Document Type

Peer-Review Article


The observation of bycatch from insect trapping programs, though often considered bothersome, may hold value for ecological and taxonomic studies. In Minnesota, a large trapping survey consisting of pheromone-baited purple prism traps, has been conducted for early detection of Agrilus planipennis, the emerald ash borer. Stink bugs (Heteroptera: Pentatomidae), which are pests of increasing importance in the North Central U.S., were observed to be captured by these traps. The objective of this study was to use trap bycatch from the A. planipennis traps for further documentation of the abundance and diversity of Pentatomidae in Minnesota. In 2011 and 2012, 4,401 and 5,651 purple prism traps were deployed and checked in Minnesota, respectively. Across both years, a total of 17 species of Pentatomidae were identified from 2 subfamilies, Asopinae and Pentatominae. The most abundant and prevalent species collected were Banasa calva (Say), B. dimidiata (Say), Chinavia hilaris (Say), Euschistus tristigmus luridus Dallas, Menecles insertus (Say), and Podisus maculiventris (Say). The pentatomid community observed on purple prism traps deployed in arboreal habitats differed from pentatomid communities reported in Minnesota crops (i.e., soybean, wheat and corn). Results of this study show that many pentatomid species are captured on purple prism traps and therefore bycatch of these traps could provide valuable information on the pentatomid community. However, purple prism traps should be used in addition to traditional surveillance or scouting methods for pentatomids.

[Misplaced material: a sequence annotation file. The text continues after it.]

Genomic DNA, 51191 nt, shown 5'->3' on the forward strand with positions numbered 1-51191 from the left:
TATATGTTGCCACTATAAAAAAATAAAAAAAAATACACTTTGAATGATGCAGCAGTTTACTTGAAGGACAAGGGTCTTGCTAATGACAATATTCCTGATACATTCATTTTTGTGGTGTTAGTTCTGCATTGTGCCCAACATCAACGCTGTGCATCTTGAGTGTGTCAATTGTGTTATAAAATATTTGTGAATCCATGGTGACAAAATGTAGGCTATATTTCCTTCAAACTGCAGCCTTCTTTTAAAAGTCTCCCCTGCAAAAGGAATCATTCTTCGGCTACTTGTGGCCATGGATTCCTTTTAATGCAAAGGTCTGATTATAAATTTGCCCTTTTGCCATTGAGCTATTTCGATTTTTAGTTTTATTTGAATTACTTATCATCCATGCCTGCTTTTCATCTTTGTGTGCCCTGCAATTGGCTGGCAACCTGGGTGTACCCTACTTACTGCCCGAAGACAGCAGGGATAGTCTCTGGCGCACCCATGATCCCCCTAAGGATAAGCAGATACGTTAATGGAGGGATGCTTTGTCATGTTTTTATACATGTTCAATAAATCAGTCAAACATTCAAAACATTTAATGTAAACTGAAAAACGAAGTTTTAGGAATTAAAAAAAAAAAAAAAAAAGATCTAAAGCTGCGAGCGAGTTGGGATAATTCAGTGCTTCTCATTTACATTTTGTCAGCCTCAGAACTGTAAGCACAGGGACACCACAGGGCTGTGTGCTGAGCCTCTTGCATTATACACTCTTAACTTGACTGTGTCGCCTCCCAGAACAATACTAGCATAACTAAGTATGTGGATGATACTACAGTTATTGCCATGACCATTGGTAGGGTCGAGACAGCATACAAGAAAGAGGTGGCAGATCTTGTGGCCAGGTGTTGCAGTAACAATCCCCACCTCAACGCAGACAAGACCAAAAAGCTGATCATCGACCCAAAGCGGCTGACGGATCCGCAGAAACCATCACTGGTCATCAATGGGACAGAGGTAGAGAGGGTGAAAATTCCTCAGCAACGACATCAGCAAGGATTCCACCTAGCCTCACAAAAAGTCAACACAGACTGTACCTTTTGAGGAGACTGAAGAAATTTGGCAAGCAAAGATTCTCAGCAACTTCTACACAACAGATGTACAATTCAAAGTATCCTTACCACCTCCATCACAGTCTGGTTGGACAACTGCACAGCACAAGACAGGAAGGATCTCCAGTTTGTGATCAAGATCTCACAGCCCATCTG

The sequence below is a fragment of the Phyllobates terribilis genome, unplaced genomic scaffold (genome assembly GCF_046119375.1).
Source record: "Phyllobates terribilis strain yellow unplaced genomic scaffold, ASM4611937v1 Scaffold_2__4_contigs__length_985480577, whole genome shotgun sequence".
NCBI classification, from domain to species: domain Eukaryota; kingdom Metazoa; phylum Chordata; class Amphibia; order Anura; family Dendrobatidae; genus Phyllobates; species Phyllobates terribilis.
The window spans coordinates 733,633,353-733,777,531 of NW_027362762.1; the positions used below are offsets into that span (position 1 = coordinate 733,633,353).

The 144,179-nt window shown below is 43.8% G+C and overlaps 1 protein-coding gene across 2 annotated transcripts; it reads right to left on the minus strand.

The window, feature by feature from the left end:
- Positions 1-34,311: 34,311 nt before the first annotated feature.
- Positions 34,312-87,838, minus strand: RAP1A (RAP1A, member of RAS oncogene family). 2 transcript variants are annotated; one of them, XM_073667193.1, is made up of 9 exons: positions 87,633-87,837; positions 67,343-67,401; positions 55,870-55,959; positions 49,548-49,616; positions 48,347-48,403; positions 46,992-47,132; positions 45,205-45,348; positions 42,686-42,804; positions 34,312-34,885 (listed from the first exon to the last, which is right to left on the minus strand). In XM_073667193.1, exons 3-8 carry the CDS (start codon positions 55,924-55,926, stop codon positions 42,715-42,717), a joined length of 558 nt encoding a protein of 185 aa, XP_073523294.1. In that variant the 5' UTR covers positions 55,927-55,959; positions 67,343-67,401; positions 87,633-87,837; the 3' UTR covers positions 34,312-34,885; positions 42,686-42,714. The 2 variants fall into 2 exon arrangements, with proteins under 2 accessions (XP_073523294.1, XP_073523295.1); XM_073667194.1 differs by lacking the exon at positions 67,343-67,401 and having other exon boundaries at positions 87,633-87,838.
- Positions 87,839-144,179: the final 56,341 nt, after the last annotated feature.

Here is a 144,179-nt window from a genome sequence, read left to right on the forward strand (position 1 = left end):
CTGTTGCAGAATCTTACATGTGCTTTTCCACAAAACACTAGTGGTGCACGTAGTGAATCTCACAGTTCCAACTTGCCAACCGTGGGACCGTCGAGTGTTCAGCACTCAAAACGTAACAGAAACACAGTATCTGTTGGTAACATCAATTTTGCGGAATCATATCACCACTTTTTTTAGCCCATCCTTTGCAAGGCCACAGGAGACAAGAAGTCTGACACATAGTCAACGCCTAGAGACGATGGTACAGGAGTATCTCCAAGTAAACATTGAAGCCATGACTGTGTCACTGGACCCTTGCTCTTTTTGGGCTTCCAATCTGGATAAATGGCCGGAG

Included in

Entomology Commons



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